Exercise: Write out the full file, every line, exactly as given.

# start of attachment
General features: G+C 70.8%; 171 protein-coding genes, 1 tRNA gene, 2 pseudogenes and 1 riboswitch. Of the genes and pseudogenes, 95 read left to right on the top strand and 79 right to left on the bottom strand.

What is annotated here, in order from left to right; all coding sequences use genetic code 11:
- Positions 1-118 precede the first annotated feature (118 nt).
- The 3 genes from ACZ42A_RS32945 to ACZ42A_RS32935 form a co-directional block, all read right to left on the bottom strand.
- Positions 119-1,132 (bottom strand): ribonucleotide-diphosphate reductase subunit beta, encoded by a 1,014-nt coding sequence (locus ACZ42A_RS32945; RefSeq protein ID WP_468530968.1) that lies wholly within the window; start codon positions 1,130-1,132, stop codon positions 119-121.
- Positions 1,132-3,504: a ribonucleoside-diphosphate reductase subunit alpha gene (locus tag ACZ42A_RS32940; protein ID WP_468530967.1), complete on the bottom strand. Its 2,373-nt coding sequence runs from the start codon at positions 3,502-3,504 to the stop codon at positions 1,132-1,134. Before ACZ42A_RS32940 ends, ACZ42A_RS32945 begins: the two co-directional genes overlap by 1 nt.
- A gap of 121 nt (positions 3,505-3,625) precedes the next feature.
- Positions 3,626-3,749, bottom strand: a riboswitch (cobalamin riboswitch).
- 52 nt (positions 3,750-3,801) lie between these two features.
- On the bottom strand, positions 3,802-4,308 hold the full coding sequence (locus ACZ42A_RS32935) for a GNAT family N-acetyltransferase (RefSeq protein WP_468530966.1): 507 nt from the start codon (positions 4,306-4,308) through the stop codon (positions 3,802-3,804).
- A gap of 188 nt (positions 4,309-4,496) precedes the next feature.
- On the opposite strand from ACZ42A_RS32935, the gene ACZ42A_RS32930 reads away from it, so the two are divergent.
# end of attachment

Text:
General features: G+C 70.8%; 171 protein-coding genes, 1 tRNA gene, 2 pseudogenes and 1 riboswitch. Of the genes and pseudogenes, 95 read left to right on the top strand and 79 right to left on the bottom strand.

What is annotated here, in order from left to right; all coding sequences use genetic code 11:
- Positions 1-118 precede the first annotated feature (118 nt).
- The 3 genes from ACZ42A_RS32945 to ACZ42A_RS32935 form a co-directional block, all read right to left on the bottom strand.
- Positions 119-1,132 (bottom strand): ribonucleotide-diphosphate reductase subunit beta, encoded by a 1,014-nt coding sequence (locus ACZ42A_RS32945; RefSeq protein ID WP_468530968.1) that lies wholly within the window; start codon positions 1,130-1,132, stop codon positions 119-121.
- Positions 1,132-3,504: a ribonucleoside-diphosphate reductase subunit alpha gene (locus tag ACZ42A_RS32940; protein ID WP_468530967.1), complete on the bottom strand. Its 2,373-nt coding sequence runs from the start codon at positions 3,502-3,504 to the stop codon at positions 1,132-1,134. Before ACZ42A_RS32940 ends, ACZ42A_RS32945 begins: the two co-directional genes overlap by 1 nt.
- A gap of 121 nt (positions 3,505-3,625) precedes the next feature.
- Positions 3,626-3,749, bottom strand: a riboswitch (cobalamin riboswitch).
- 52 nt (positions 3,750-3,801) lie between these two features.
- On the bottom strand, positions 3,802-4,308 hold the full coding sequence (locus ACZ42A_RS32935) for a GNAT family N-acetyltransferase (RefSeq protein WP_468530966.1): 507 nt from the start codon (positions 4,306-4,308) through the stop codon (positions 3,802-3,804).
- A gap of 188 nt (positions 4,309-4,496) precedes the next feature.
- On the opposite strand from ACZ42A_RS32935, the gene ACZ42A_RS32930 reads away from it, so the two are divergent.